Jews maintained relationships with local residents, based on their commerce with the city's Muslim and Christian population. The sale agreement for a house, dated 1680, reflects the status of the Jewish buyer and the mixed residence of Jews, Muslims and Christians in a middle-class neighborhood of the city, notwithstanding the government's aspiration to separate ethnic groups through legislation and orders. In the year 1680, the Kadiasker of Rumelia demanded from the Kadiasker of Sofia that Muslim women cease to use the public bath together with Jewish women and "other non-believers", since this is a clear breach of Islamic law.

Disputes between Jews were generally settled in Sofia's rabbinic court. Jews occasionally transmitted requests for settlement to Muslim authorities, to the dissatisfaction of the rabbis, who regarded decisions handed down by non-Jews as serious infraction of Jewish law. Most of those requesting settlement were Jewish traders, especially the wealthy segment, who were dissatisfied with the decisions issued by the rabbinic courts. The Muslim courts generally considered Jews fairly. In one case, apparently extraordinarily, which was initiated in the town of Samokov and was transferred to a Sofia court, the Muslim authorities disclosed a hostile and strict position: The son of Jafar Ibn-Abdallah, a respected resident of Samokov, killed a young Jew, Israel Ben-Levy. Samokov's Qadi convinced the dead youth's family to accept monetary compensation, in order to prevent tension between Jews and Muslims. However, the respected father requested to return the amount to him, arguing that Israel Ben-Levy converted to Islam and then reneged, and that his son wished to repay the compensation in return, and when he refused, killed him. The Jewish family was forced to leave Sofia. The Sofia court accepted the petitioner's claims and required to Jewish parents to return the compensation.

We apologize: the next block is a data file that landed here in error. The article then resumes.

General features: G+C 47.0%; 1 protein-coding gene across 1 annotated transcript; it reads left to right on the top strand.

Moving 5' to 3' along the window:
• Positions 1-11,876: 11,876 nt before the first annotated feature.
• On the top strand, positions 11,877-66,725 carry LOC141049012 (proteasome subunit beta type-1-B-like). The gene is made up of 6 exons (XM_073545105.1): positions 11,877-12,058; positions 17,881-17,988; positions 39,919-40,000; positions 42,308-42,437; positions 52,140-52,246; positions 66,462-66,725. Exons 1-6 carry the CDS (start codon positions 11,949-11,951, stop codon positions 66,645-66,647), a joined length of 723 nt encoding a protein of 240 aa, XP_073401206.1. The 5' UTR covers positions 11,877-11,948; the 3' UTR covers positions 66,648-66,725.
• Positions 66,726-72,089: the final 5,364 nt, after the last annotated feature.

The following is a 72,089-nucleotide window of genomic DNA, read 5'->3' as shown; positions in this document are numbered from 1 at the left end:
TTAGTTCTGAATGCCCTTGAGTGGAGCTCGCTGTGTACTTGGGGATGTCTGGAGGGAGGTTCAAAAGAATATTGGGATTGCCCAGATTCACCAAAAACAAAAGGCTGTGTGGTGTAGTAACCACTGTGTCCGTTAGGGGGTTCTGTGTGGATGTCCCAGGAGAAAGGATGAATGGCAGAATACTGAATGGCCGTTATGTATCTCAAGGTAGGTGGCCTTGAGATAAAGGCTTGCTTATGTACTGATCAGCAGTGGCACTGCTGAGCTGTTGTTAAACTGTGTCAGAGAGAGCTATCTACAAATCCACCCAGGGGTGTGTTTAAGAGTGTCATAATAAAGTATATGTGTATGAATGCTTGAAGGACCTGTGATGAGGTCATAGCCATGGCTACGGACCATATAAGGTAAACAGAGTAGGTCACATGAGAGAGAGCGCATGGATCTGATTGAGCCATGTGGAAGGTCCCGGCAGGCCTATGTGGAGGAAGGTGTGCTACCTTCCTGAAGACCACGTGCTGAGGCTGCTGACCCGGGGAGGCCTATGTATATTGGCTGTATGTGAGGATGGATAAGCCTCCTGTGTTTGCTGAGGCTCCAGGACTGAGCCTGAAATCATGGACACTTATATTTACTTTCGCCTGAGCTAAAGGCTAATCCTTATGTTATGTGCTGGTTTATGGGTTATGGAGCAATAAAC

The Jews paid regular taxes levied on non-Muslims and, additionally, were subject to special taxes. The Jews of Sofia were also subject to pay expenses in respect of the visit of Vizier Hussein Assa from Belgrad to Monastir. Taxes levied on Jews were calculated separately.

Sofia constituted an important commercial center. Documentation reflects a Jewish trader from Sofia who maintained commercial relations with a partner in Venice. Additional evidence of commerce between Sofia and Venice is found in an exchange note dated 1649, written in Ladino and Hebrew, between Jewish traders from the two cities. The invoice was sent by a third partner, in Paris. In the 16th and 17th centuries, Jews participated actively in commerce between Sofia and Ragusa (now Dubrovnik) on the Adriatic Sea. A note dated 1641, sent by Ragusa authorities to the Ottoman authorities, requested reduction of taxes levied on their subjects in Sofia, and protection of their citizens from "the disturbances and ignorance by the Jewish traders in the city". In 1619, the Ottoman authorities issued an order also enabling Catholics to trade in wool. The Jews opposed the order since they were committed to provide the requirements for their colleagues in Thessaloniki, engaged in the wool clothes industry for the Janissaries (Ottoman soldiers).

Notwithstanding the importance of foreign trade, most of Sofia's traders found subsistence within the empire's borders, transporting their goods in caravans. A document exists regarding a Jewish trader who was killed on route from Thessaloniki with a shipment of textiles to Sofia. In another caravan, between Sofia and Skopje, Macedonia, a Belgrade Jew was killed. The caravans were mixed and included Muslims, Christians and Jews. In an attack on a caravan en route from Sofia to Thessaloniki in 1606, for example, both Jewish traders and the Qadi of Sofia and his wives, were killed.


18th and 19th Centuries

In the middle of the 18th century, Sofia's Jewish community was the largest in Bulgaria. In the same years, the chief rabbis were Reuven Ben-Yakov Tibia (chief rabbi in years 1752 – 1795), Yitzhak Zadka, Yakov Shmuel Madjar, Yosef Yekutiel, Vidal Fasi, Haim Yosef Elyakim and others. Some published important compositions distributed also outside of Bulgaria. In 1808, Rabbi Rachamim Abraham Venture arrived Sofia from Spaletto (now Split, in Croatia) and held the position of chief rabbi until 1820.